Endothelial cells sense mechanical forces of blood flow through mechanisms that involve focal adhesions (FAs). The mechanosensitive pathways that originate from FA-associated integrin activation may involve membrane rafts, small cholesterol- and sphigolipid-rich domains that are either immobilized, by virtue of their attachment to the cytoskeleton, or highly mobile in the plane of the plasma membrane. In this study, we fluorescently labeled non-mobile and mobile populations of GM1, a ganglioside associated with lipid rafts, and transfected cells with the red fluorescent protein-(RFP-) talin, an indicator of integrin activation at FAs, in order to determine the kinetics and sequential order of raft and talin mechanosensitivity. Cells were imaged under confocal microscopy during mechanical manipulation of a FA induced by a fibronectin (FN)-functionalized nanoelectrode with feedback control of position. First, FA deformation led to long range deformation of immobile rafts followed by active recoil of a subpopulation of displaced rafts. Second, initial adhesion between the FN-probe and the cell induced rapid accumulation of GM1 at the probe site with a time constant of 1.7 s. Talin accumulated approximately 20 s later with a time constant of 0.6 s. Third, a 1 μm deformation of the FA lead to immediate (0.3 s) increase in GM1 fluorescence and a later (6 s) increase in talin. Fourth, long term deformation of FAs led to continual GM1 accumulation at the probe site that was reversed upon removal of the deformation. These results demonstrate that rafts are directly mechanosensitive and that raft mobility may enable the earliest events related to FA mechanosensing and reinforcement upon force application.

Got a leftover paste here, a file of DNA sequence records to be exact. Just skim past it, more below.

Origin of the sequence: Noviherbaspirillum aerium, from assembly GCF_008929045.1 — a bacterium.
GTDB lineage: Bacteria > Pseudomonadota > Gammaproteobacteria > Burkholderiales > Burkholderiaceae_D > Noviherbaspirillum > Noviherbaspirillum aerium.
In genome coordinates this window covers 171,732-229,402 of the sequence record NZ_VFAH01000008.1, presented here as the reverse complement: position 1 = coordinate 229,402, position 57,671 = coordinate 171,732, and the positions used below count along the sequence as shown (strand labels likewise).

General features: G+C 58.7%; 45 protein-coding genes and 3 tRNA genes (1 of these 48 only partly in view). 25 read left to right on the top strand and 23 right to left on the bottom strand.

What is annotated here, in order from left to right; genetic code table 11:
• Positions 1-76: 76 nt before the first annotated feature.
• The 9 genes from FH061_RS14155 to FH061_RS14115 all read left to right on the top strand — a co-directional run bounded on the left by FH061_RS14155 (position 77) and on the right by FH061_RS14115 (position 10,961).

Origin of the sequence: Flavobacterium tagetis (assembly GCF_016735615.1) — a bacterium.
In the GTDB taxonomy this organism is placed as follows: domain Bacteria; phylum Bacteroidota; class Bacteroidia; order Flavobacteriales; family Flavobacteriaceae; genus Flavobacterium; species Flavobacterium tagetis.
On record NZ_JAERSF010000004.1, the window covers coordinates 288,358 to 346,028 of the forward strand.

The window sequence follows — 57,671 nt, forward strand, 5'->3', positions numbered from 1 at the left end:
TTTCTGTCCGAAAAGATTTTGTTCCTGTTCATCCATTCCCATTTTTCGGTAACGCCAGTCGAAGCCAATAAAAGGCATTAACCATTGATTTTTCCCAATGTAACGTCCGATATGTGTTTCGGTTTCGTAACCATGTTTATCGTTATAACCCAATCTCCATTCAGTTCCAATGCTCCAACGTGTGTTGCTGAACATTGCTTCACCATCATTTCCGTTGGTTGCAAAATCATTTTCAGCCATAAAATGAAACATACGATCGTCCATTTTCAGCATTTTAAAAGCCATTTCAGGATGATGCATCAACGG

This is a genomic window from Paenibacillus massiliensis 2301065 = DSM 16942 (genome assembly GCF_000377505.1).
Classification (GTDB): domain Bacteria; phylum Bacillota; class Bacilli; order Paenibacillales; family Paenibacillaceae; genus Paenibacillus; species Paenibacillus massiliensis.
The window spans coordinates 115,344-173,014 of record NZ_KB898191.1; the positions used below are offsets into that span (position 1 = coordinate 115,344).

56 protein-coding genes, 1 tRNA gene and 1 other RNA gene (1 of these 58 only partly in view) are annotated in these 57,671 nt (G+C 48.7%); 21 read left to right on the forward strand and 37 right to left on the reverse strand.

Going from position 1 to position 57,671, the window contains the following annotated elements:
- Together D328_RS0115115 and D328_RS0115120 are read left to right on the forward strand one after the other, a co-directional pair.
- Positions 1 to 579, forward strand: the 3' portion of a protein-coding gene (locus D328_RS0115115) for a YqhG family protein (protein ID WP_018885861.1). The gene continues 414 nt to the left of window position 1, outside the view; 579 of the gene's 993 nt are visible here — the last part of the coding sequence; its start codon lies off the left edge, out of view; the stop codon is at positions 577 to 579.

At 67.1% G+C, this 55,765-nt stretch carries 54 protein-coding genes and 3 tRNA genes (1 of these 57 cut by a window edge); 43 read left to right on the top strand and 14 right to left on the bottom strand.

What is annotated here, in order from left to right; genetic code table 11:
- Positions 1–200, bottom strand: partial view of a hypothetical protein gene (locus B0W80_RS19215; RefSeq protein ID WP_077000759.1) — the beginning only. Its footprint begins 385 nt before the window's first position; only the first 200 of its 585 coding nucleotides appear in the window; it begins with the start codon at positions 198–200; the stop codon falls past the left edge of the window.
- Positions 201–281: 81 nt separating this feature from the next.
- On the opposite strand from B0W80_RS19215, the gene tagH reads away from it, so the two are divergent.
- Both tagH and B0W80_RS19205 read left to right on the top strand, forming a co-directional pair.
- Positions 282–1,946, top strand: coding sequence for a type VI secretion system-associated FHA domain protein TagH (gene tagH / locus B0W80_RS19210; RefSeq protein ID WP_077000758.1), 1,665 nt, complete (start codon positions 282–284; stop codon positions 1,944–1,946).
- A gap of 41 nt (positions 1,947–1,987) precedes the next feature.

All Science Journal Classification (ASJC) codes
- Modeling and Simulation
- Biochemistry, Genetics and Molecular Biology(all)